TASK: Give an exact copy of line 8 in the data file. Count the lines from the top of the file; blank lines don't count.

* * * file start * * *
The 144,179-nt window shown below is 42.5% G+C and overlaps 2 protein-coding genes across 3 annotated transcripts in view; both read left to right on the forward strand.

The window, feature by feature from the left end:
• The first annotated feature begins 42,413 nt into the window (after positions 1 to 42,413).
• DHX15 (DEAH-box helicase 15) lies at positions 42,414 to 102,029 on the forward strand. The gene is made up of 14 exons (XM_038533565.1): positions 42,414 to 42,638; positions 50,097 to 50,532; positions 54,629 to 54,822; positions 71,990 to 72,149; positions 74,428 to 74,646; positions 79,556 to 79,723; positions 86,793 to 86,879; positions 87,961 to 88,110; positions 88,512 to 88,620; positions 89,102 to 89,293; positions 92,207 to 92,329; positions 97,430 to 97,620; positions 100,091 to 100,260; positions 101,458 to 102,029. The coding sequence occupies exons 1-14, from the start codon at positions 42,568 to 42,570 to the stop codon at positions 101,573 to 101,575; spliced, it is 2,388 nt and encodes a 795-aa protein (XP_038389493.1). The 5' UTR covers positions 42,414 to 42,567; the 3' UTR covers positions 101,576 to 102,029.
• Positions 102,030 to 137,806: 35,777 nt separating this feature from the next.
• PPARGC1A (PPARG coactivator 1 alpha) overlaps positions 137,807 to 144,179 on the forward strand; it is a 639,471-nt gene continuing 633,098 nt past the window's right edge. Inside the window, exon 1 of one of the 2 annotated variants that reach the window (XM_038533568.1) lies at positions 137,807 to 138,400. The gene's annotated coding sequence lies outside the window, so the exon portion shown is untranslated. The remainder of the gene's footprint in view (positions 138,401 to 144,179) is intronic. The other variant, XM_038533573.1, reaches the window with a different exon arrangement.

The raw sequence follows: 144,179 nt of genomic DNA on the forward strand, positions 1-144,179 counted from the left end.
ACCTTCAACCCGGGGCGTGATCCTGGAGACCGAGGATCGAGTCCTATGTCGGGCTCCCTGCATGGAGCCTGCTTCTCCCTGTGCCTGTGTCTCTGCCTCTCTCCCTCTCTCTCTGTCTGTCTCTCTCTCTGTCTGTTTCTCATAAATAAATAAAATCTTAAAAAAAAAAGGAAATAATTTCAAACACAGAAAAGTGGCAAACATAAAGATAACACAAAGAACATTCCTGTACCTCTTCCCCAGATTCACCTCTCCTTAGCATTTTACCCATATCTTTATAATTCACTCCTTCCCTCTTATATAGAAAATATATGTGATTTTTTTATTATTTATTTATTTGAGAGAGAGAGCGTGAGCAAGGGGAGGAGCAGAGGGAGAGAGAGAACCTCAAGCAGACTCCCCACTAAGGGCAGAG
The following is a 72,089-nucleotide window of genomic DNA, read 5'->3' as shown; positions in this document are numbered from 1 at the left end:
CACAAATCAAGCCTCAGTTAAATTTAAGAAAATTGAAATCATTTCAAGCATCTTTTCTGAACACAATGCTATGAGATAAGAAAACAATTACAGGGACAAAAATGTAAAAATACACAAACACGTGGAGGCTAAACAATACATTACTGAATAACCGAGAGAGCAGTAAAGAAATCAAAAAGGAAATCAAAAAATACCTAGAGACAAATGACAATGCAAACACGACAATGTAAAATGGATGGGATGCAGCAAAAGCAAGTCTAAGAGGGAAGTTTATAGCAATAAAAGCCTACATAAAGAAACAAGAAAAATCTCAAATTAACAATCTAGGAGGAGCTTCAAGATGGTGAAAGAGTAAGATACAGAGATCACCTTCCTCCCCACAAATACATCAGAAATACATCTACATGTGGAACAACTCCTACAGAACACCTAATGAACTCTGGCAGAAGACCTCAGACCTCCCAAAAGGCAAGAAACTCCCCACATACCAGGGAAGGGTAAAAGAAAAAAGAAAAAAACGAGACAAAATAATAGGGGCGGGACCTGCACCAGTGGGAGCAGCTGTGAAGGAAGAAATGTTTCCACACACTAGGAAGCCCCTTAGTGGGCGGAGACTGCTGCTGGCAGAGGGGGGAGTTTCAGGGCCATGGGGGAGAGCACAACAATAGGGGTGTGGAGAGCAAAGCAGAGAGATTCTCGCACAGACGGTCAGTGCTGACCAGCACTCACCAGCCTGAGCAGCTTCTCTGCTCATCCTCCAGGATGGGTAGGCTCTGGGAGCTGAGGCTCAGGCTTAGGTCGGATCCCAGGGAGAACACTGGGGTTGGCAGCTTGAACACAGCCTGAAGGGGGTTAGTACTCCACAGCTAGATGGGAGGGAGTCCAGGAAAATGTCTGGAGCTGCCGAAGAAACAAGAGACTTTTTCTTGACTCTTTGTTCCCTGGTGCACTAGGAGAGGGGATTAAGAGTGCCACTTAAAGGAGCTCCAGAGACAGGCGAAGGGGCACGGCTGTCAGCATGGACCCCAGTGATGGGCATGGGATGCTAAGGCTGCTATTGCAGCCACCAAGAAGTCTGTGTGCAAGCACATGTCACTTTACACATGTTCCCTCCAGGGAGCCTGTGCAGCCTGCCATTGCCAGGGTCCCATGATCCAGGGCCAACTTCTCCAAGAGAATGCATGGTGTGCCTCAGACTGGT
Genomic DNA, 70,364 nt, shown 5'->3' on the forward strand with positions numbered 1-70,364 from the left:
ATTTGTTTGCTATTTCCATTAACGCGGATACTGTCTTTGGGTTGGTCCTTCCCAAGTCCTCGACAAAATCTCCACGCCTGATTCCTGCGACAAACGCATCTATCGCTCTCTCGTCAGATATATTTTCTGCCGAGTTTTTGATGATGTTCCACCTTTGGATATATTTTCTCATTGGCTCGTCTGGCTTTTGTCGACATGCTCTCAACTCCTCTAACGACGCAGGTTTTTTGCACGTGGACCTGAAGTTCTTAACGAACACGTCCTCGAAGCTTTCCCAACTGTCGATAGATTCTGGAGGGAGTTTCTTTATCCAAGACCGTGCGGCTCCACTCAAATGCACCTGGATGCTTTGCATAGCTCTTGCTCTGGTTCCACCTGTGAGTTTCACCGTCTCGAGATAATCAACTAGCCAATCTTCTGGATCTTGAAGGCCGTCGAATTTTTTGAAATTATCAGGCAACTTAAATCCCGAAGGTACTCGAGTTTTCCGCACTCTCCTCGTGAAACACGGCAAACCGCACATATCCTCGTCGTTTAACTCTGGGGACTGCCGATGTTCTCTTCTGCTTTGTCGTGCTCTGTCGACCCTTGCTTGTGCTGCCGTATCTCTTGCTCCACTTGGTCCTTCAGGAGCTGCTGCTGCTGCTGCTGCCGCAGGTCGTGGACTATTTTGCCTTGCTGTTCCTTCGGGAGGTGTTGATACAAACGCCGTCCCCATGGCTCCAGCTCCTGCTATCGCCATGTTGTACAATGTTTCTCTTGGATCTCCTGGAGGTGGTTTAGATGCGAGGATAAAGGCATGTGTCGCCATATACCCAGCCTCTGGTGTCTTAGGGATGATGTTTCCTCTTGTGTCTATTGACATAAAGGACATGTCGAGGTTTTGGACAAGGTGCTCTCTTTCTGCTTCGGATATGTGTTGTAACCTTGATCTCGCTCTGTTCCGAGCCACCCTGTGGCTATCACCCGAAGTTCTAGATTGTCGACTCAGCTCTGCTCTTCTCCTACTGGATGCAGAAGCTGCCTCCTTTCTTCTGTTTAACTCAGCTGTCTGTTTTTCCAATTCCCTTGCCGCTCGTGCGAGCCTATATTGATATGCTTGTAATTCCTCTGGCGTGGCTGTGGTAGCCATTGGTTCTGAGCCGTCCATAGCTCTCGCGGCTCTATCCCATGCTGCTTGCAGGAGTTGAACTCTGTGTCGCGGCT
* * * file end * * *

ACCTTCAACCCGGGGCGTGATCCTGGAGACCGAGGATCGAGTCCTATGTCGGGCTCCCTGCATGGAGCCTGCTTCTCCCTGTGCCTGTGTCTCTGCCTCTCTCCCTCTCTCTCTGTCTGTCTCTCTCTCTGTCTGTTTCTCATAAATAAATAAAATCTTAAAAAAAAAAGGAAATAATTTCAAACACAGAAAAGTGGCAAACATAAAGATAACACAAAGAACATTCCTGTACCTCTTCCCCAGATTCACCTCTCCTTAGCATTTTACCCATATCTTTATAATTCACTCCTTCCCTCTTATATAGAAAATATATGTGATTTTTTTATTATTTATTTATTTGAGAGAGAGAGCGTGAGCAAGGGGAGGAGCAGAGGGAGAGAGAGAACCTCAAGCAGACTCCCCACTAAGGGCAGAG